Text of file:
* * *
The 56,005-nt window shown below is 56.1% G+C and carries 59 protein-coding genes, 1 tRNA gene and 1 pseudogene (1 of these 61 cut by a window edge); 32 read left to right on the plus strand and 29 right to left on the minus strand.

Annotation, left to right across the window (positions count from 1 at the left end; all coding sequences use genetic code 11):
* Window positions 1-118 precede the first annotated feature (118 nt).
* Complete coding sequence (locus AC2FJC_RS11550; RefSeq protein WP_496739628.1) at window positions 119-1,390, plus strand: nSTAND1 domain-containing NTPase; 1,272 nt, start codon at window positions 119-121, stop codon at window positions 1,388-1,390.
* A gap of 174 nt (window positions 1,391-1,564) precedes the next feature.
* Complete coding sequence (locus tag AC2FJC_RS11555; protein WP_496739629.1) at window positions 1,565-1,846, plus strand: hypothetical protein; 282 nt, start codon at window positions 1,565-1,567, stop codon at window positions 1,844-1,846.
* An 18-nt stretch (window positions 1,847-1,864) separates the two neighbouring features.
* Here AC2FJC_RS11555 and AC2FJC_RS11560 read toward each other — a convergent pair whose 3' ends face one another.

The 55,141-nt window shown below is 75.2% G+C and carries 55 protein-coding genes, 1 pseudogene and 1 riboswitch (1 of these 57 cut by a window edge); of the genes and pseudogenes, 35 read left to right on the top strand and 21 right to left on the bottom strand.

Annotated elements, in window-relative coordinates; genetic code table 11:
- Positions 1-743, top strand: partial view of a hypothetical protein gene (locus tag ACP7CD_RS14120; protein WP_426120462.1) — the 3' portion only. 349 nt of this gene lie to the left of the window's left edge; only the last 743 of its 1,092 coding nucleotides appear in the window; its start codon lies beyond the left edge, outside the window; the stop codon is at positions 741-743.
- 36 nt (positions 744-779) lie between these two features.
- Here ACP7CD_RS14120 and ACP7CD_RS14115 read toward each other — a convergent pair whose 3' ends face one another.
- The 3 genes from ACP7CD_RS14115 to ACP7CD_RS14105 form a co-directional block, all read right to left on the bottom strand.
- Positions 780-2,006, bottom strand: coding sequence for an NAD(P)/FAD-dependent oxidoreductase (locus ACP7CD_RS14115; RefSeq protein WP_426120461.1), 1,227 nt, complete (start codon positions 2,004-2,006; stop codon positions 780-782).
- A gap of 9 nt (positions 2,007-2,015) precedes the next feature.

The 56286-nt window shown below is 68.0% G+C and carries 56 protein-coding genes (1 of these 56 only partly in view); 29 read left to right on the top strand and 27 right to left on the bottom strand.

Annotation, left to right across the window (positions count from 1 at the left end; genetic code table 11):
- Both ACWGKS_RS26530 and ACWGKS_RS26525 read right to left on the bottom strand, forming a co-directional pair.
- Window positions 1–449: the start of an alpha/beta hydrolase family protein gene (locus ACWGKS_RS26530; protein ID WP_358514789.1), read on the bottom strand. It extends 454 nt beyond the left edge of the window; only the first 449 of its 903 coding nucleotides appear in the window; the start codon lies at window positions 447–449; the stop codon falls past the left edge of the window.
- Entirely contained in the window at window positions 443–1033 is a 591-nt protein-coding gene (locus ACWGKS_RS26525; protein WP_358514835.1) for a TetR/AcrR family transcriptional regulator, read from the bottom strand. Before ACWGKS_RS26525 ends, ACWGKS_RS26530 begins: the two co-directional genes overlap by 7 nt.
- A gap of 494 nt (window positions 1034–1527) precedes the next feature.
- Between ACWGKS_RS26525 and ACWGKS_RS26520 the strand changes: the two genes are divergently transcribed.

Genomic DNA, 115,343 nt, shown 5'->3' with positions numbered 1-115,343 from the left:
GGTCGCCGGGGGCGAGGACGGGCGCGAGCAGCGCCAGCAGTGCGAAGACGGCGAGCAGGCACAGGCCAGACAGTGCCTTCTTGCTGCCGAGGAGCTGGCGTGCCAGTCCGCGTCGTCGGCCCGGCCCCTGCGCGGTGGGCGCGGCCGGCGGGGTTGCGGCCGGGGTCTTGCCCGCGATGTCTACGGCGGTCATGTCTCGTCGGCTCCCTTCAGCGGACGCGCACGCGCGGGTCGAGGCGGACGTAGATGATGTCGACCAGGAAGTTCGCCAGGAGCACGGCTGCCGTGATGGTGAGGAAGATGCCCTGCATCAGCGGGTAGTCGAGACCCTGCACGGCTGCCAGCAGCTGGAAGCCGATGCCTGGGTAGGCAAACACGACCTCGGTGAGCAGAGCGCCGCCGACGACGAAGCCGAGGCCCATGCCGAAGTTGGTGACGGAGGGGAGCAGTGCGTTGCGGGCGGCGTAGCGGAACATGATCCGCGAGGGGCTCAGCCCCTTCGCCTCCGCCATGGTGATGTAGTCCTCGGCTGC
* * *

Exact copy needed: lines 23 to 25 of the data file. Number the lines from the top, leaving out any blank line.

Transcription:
- Between ACWGKS_RS26525 and ACWGKS_RS26520 the strand changes: the two genes are divergently transcribed.

Genomic DNA, 115,343 nt, shown 5'->3' with positions numbered 1-115,343 from the left:
GGTCGCCGGGGGCGAGGACGGGCGCGAGCAGCGCCAGCAGTGCGAAGACGGCGAGCAGGCACAGGCCAGACAGTGCCTTCTTGCTGCCGAGGAGCTGGCGTGCCAGTCCGCGTCGTCGGCCCGGCCCCTGCGCGGTGGGCGCGGCCGGCGGGGTTGCGGCCGGGGTCTTGCCCGCGATGTCTACGGCGGTCATGTCTCGTCGGCTCCCTTCAGCGGACGCGCACGCGCGGGTCGAGGCGGACGTAGATGATGTCGACCAGGAAGTTCGCCAGGAGCACGGCTGCCGTGATGGTGAGGAAGATGCCCTGCATCAGCGGGTAGTCGAGACCCTGCACGGCTGCCAGCAGCTGGAAGCCGATGCCTGGGTAGGCAAACACGACCTCGGTGAGCAGAGCGCCGCCGACGACGAAGCCGAGGCCCATGCCGAAGTTGGTGACGGAGGGGAGCAGTGCGTTGCGGGCGGCGTAGCGGAACATGATCCGCGAGGGGCTCAGCCCCTTCGCCTCCGCCATGGTGATGTAGTCCTCGGCTGC